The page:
While looking for something else, I found the old Trust Multimedia Mouse and discovered its nice grippy rubber surfaces had become adhesive slime. Graduated efforts with water, rubbing alcohol, and denatured alcohol being unavailing, I finally hit it with xylene and that did the trick:
Of course, xylene also wiped away the fancy button markings and irretrievably scarred the surface, but at least I can pick the mouse up without having it stick to my hand. Not that I pick it up that often, obviously.
Several other gadgets have a similar grippy finish, so now I know what to do when it turns gummy: throw the gadgets out…
6 thoughts on “Trust Multimedia Mouse: Gummy Rubber”
Xylene, methylene chloride and the toluenes rank as my “avoid if at all possible” organic chemicals. Can’t remember which one is in the spray cans of carb cleaner, but getting some of that stuff on my hands led to a few months of my skin erupting and healing, only to repeat.
I’m sooo glad optical desk-rodents got developed.
That reads like the ingredients in my can of IPS #4 adhesive… [grin]
Just checked: the can of carb cleaner features toluene, methanol, and acetone. Acetone strips the oils right off my fingers, so I treat it with some caution, and I’m sure the toluene can’t be good for me.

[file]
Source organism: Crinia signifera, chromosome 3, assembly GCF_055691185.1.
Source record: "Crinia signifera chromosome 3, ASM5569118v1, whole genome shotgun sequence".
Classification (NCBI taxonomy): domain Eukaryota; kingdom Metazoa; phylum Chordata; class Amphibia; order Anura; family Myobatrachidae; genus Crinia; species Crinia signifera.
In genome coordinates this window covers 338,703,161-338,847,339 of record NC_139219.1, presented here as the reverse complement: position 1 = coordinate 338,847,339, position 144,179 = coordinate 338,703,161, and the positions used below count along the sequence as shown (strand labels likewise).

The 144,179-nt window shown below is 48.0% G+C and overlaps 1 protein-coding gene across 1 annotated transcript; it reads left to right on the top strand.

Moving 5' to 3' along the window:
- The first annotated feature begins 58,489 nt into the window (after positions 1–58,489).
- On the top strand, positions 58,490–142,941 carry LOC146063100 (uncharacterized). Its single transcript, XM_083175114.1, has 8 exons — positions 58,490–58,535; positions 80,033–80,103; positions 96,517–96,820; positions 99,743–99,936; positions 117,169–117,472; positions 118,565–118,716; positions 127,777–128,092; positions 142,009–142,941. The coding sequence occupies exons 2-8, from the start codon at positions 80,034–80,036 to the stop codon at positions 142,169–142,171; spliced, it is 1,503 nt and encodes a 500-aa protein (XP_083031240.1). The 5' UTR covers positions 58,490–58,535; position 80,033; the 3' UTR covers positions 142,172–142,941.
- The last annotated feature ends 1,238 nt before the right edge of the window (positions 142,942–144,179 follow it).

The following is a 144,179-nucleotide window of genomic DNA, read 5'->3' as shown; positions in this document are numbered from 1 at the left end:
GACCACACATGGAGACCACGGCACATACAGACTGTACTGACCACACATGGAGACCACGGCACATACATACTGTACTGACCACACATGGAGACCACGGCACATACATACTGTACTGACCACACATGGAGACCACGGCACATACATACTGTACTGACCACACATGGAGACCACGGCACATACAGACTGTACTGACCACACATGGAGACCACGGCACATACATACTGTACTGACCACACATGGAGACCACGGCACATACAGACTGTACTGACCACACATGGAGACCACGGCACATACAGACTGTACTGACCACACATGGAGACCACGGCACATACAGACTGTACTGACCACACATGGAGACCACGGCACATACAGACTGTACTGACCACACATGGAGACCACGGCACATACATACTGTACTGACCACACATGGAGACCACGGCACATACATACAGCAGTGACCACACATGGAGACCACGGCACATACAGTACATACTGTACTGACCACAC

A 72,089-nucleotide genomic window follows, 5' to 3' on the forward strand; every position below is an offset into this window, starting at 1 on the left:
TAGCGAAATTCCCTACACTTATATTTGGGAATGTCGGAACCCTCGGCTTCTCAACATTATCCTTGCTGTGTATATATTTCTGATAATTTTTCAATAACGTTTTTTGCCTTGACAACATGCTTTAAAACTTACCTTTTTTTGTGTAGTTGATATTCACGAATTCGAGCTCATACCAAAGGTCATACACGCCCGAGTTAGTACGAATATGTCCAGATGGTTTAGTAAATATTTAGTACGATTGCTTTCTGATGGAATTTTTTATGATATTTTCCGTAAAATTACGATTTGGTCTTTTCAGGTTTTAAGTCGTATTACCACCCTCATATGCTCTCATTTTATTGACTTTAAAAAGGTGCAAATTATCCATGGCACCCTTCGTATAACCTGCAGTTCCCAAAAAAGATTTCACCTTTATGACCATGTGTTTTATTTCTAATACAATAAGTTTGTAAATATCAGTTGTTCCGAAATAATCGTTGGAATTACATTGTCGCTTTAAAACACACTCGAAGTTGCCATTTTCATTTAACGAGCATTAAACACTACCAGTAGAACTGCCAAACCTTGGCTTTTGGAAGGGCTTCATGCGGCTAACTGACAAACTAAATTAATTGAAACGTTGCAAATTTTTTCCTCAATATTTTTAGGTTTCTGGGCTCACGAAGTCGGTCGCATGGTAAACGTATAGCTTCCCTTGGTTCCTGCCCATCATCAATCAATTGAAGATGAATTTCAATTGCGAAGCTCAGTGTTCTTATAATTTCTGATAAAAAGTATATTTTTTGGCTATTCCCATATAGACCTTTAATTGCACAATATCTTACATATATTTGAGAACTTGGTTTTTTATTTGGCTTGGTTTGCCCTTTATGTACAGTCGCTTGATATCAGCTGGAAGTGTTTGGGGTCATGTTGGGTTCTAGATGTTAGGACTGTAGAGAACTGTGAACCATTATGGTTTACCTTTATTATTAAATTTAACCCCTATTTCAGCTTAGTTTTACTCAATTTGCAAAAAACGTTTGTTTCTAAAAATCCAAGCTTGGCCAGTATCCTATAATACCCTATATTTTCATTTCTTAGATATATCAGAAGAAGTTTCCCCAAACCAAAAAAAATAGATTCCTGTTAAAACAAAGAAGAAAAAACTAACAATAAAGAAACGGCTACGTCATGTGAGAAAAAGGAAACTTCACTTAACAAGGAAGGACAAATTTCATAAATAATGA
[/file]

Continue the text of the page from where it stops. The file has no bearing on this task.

All those solvents burrow directly into your liver and try to kill it, which is why they work so well on greasy things in general. [sigh]
Remember, that burning sensation is there to let you know the carcinogens are working. Oh wait, we all know that products only cause cancer in the state of California and only they seem to know about it?
Sort of like the purple onions from Mary’s garden: they let you know they’re good for ya!
I had success cleaning the slime layer off of an IC-821 button sheet by several applications of dishwashing soap and water. Seems like it took about four cycles or so of washing, rinsing, letting dry, and repeating. :-) Some of it was thick enough to pull off with tweezers, and that part went really quickly once I started washing.
I’d love to know what that layer actually is. Or then again, maybe not.
Sounds like I gave up too soon when ordinary solvents seemed to bounce right off.
Congrats on your low-hazmat / high-patience technique!
Comments are closed.